group mail play plus user camera comment close arrow-down facebook twitter instagram

Tristan Da Cunha

Swell kept us rolling overnight while anchored a short distance from Calshot harbour, the little port of Edinburgh of the Seven Seas at Tristan da Cunha. But the conditions were just good enough to try a landfalll after breakfast. Although the swell and the breakers made for an adventurous embarkation and zodiac ride, we managed to get ashore and soon start with the different activities planned in the settlement and visits to the several local venues. Soon we all realise that Tristan is a special place for its ecology, politics and ethnography.

It was discovered and named in 1506 by the Portuguese Admiral Tristao da Cunha as he sailed past en route to Cape of Good Hope, but it took until the early 18-hundreds for the first attempt to settling down here. First as a trading station with the numerous whaling ships that sailed around the island, then as a British Military post as a measure against any French attempt to rescue Napoleon, imprisoned at St. Helena Island. The story goes on over the years with people establishing here after shipwrecks and marooned crews. Nowadays has a permanent population of about 250 people.

The views as we walk around reveal the impressive northern shores of the island guarded by large steep cliffs all around. The daily schedule started with a match at the remotest golf court in the world. Care must be taken with the chicken running freely around the field and also not to loose too many balls. In the meantime tours took off to the black lavas of the most recent eruption in the island, the well known 1961 volcano.

In the summer of this year, the lava flowing of a new volcanic cone just North of the village made for evacuate all the locals to the neighbour Nightingale Island. From there, they boarded the Dutch ship Tsjisadane to evacuate the population to Cape Town.
The British Government brought them afterwards to England, where they settled at the so called Calshot Camp. They waited for two years until a geological survey declared Tristan safe once more. Most of the decided to come back, not able to adapt to the crazy english 60’s and all the new world’s developments. On their return they found out that surprisingly the lava had stopped about 100 metres from the settlement, and just one of the houses was affected.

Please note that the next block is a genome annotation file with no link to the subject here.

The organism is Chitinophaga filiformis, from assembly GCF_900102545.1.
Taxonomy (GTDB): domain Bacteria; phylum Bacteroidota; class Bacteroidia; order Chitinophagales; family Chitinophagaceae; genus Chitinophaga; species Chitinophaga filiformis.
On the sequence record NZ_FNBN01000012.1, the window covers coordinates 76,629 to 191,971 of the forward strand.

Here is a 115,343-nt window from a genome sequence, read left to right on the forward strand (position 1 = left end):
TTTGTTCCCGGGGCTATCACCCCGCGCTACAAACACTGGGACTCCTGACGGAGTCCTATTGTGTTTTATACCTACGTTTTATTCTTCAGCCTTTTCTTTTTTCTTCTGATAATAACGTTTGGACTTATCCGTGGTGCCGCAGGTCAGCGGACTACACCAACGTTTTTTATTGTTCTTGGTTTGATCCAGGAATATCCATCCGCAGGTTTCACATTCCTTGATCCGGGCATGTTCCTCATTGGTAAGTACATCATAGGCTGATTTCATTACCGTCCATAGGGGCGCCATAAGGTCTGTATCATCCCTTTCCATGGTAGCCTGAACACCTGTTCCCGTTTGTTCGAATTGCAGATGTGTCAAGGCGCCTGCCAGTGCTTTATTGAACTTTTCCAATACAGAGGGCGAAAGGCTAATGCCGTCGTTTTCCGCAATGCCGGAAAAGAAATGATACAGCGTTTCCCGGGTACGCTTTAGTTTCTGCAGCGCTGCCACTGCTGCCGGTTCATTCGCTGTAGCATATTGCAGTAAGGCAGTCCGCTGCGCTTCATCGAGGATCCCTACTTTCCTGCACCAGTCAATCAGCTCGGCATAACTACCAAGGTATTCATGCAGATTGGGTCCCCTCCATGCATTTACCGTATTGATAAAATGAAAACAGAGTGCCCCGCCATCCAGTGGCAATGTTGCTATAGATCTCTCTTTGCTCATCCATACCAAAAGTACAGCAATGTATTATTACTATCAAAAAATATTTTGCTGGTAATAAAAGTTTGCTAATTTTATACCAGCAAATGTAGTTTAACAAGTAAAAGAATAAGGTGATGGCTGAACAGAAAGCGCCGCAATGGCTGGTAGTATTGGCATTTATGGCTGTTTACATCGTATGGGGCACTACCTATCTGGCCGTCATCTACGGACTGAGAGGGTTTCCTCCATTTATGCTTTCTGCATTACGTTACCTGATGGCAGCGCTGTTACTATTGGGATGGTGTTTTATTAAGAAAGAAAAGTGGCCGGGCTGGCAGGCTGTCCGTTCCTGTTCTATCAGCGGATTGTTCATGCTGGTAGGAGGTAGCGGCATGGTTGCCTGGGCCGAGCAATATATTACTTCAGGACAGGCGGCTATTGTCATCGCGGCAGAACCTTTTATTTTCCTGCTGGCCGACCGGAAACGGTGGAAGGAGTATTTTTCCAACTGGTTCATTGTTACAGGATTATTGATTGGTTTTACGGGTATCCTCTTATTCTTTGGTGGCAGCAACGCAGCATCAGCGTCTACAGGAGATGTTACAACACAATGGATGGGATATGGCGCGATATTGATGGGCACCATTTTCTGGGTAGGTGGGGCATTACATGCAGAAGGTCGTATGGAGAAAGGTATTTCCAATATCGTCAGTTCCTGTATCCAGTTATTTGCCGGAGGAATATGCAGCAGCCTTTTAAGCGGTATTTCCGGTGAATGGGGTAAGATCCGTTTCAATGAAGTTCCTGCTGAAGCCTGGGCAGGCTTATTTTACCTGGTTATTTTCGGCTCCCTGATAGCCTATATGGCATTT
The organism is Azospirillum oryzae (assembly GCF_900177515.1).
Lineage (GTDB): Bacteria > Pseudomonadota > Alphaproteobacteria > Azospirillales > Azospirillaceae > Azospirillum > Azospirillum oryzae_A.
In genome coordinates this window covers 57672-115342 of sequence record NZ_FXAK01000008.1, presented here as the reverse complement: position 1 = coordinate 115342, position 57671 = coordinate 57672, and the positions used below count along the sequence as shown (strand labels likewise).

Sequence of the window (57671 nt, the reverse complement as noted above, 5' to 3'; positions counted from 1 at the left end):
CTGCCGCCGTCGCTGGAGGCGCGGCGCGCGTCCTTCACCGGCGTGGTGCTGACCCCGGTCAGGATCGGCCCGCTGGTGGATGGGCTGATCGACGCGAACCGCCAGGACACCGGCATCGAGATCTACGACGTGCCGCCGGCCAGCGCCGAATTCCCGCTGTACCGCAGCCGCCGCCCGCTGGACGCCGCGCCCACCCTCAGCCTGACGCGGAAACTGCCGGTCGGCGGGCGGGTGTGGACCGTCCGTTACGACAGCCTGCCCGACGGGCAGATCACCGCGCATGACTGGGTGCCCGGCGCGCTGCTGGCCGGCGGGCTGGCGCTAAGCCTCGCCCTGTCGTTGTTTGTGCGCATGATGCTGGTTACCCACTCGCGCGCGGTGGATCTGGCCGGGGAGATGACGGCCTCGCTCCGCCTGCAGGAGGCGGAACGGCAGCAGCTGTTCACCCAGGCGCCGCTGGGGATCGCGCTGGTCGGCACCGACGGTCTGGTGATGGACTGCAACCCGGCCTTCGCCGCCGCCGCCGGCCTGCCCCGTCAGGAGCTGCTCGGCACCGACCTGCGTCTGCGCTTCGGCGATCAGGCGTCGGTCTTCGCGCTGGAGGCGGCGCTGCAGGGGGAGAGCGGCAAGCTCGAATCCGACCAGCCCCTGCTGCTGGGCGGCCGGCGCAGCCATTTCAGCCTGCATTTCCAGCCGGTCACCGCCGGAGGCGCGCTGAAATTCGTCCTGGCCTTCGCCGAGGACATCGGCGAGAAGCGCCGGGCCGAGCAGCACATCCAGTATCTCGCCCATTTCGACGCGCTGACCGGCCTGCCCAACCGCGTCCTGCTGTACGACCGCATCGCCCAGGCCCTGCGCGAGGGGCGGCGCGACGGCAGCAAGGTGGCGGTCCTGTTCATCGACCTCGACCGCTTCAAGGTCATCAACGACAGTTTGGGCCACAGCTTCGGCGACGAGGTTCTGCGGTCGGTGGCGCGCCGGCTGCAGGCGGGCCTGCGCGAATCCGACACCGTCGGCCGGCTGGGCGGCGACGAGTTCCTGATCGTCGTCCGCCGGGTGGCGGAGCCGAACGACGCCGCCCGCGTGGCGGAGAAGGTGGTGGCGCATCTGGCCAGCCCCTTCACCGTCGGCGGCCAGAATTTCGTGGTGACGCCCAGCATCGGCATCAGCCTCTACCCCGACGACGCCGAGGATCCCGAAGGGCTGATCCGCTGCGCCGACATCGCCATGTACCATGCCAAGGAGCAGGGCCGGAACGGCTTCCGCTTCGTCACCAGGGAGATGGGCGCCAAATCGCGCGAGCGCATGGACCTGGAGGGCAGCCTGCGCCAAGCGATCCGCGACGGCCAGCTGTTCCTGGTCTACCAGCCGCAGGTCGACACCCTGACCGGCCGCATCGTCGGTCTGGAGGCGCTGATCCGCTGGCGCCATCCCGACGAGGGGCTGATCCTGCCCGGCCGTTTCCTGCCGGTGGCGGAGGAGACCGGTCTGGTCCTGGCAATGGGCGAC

Coffee shop, souvenirs, pub, even internet connection and the taste of some of the local delicacies made for the time before the afternoon activity started. A walk in the Southwesterly direction to the famous “Potato Patches”, were the local families share the fertile land to grow their vegetables; a 3km dirt road extends from them to the settlement through the green meadows. Wet and rainy at the beginning, but clearer and dryer as we walk on.

But a radio call from the harbour master informed us that the swell was growing and was time for us to make our way towards the port to embark the zodiacs and board the ship. Out at sea, just about half mile offshore, the Europa keeps rolling and pitching, holding on to her anchor.

Taxis were sent to collect the ones who were still far away. The rest could hear the loud ship’s horn calling everybody. Once at the port, it was clear that the sea state grew during the day, now higher swell breaking at the entrance of the little port made for a more daring ride and embarkation. But timing the speed of the boats between the crashing waves, soon we all made it back safely. All of us including two new on-signers to the voyage crew, social workers that have been in Tristan for about 6 months, now taking a ride in the Europa to Cape Town.

Early as it was, and still with a couple of hours before dinner was called, many took the chance for a swim. In the meantime fishing gear was being readied and soon a Barracuda, a Five fingers and a Yellow fin tuna joined our galley provisions.
Darkening skies brought more rain in the evening, as a closure for a fun and great day at the remotest inhabited island in the world. Maybe tomorrow we will be able to set foot ashore again.

Written by:
Jordi Plana Morales | Expedition Leader

Comment on this article